It was reported March 22 that the Arab commandos, believed to be members of the Al Fatah terrorist organization, had returned to their Karameh base following the withdrawal of the Israeli troops. According to the commandos' version of the fighting: The Israelis had first tried to cross the Jordan River by throwing up a temporary bridge opposite Karameh, but Jordanian artillery destroyed the span. The Israeli force then employed a pincer movement, crossing the Allenby Bridge and the Damiya Bridge to the north. The southern column was the first to reach Karameh, but by then the commando force had withdrawn to the hills because their ammunition was running low. Another Israeli unit of 400-500 men landed by helicopter about 1/2 mile east of the Karameh camp and engaged the commandos. More than 100 of the Israelis were killed.

(According to UN figures, all but 100 of the 77,000 Arab refugees in the Karameh camp and 8 other camps in the Jordan River Valley had fled since February 15 in the wake of Israeli shelling of the area. After the March 21 raid, Israeli and Jordanian forces exchanged sporadic fire across the Jordan River March 22-25.)

Israeli officials said that the thousands of Iraqi troops stationed in Jordan had not joined in the fighting. (Iraq and Syria had proclaimed a state of alert. During the fighting, Egyptian artillery had opened fire on Israeli positions on the east bank of the Suez Canal, but the shelling ceased when the Israelis returned fire.)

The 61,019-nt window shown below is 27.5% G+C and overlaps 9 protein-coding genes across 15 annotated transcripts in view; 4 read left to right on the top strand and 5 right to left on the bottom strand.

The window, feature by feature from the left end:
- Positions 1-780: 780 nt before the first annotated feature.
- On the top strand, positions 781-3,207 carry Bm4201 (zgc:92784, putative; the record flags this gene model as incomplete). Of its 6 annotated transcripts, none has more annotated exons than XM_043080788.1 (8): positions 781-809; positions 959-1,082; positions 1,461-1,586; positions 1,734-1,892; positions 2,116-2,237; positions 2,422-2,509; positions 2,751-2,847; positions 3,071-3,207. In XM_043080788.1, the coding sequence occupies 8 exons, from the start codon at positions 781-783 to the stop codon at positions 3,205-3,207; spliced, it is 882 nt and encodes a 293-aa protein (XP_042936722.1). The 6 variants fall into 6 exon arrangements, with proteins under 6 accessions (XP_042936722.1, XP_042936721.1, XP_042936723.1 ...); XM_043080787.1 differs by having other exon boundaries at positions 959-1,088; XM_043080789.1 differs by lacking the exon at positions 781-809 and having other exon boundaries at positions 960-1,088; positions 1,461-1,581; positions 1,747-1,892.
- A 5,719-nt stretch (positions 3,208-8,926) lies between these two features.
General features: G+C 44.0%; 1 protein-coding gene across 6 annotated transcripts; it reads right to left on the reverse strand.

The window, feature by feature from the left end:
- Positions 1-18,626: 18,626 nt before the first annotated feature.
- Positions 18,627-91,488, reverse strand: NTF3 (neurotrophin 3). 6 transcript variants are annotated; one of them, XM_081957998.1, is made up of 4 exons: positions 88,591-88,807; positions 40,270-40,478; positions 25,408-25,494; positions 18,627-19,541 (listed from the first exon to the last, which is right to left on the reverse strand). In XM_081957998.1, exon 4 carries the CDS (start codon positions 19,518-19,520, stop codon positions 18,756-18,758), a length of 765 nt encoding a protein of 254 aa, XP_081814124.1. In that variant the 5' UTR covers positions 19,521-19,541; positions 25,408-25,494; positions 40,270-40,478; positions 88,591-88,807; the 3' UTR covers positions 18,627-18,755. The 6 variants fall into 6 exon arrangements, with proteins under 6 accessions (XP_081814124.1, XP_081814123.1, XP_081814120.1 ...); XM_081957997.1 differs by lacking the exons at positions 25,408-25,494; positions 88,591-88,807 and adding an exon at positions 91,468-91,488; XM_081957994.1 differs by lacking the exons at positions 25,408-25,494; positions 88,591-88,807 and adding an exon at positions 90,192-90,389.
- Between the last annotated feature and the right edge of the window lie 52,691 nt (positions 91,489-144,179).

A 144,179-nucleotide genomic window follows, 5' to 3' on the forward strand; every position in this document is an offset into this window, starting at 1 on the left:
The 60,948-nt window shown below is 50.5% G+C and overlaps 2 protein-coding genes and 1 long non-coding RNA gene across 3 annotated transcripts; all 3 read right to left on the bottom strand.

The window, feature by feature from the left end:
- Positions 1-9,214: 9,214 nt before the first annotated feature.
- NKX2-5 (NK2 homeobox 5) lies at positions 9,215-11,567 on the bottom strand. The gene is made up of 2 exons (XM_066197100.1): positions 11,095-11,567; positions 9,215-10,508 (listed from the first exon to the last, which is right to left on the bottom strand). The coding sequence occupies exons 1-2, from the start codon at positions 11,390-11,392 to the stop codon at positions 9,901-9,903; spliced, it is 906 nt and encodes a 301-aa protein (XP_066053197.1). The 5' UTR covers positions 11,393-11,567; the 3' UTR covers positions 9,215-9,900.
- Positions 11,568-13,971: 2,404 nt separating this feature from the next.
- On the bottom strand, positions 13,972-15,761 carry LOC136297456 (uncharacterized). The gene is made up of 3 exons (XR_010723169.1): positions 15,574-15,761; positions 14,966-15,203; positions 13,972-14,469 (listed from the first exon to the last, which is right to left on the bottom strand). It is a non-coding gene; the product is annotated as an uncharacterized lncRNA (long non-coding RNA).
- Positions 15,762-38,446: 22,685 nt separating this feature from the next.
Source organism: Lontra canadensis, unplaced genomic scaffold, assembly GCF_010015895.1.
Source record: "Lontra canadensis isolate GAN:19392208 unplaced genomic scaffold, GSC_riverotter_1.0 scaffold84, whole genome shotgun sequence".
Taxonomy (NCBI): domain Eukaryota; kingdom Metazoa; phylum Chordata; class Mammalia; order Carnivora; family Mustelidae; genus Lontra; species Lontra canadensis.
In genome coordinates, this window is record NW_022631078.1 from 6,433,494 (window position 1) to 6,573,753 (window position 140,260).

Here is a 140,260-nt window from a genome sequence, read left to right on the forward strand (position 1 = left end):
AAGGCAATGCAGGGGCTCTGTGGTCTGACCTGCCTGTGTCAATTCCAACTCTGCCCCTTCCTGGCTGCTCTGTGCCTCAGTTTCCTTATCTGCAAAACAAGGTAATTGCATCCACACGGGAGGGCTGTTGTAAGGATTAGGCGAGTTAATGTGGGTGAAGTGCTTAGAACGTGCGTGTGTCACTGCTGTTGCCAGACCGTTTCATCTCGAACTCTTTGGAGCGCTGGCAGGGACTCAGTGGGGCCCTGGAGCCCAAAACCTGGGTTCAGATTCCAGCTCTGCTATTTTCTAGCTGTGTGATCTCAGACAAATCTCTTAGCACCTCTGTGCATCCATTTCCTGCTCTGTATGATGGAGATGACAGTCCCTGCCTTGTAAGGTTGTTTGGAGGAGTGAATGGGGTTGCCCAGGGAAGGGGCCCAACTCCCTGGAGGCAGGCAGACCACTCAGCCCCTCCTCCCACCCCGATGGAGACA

In an address to the Knesset (parliament), Eshkol March 21 justified Israel's attack on Jordan. He assailed the Amman government for not having "acted to stem the terrorist acts" against Israel. Eshkol said: "The terrorist bases are well known to the Jordanian government. Members of the gangs appeared openly wearing their uniforms and bearing arms. According to highly authoritative information, a new wave of terror was about to take place. Since political contacts did not bring about cessation of the murders, we had no other choice but to act in self-defense to avert these dangers."

Eshkol noted that since mid-February 6 Israelis had been killed and 44 injured by Arab terrorists. In the latest incident, 2 Israeli adults had been killed and 28 children injured when a school bus had been blown up by a mine March 18 in the Negev desert, 12 miles north of Elath.

Eshkol March 21 visited Israeli troops at the front in his temporary capacity as defense minister.

Defense Minister Moshe Dayan was recovering in a hospital from injuries suffered in an accidental cave-in during an archeological dig at Holon, near Tel Aviv, March 20. The Al Fatah chief in Karameh claimed March 22 that Dayan had been injured when a commando mine had exploded under his car near Tel Aviv. Al Fatah said it believed the Israeli raid on Jordan was as much in retaliation for the attack on Dayan as for the blowing up of the Israeli school bus in the Negev.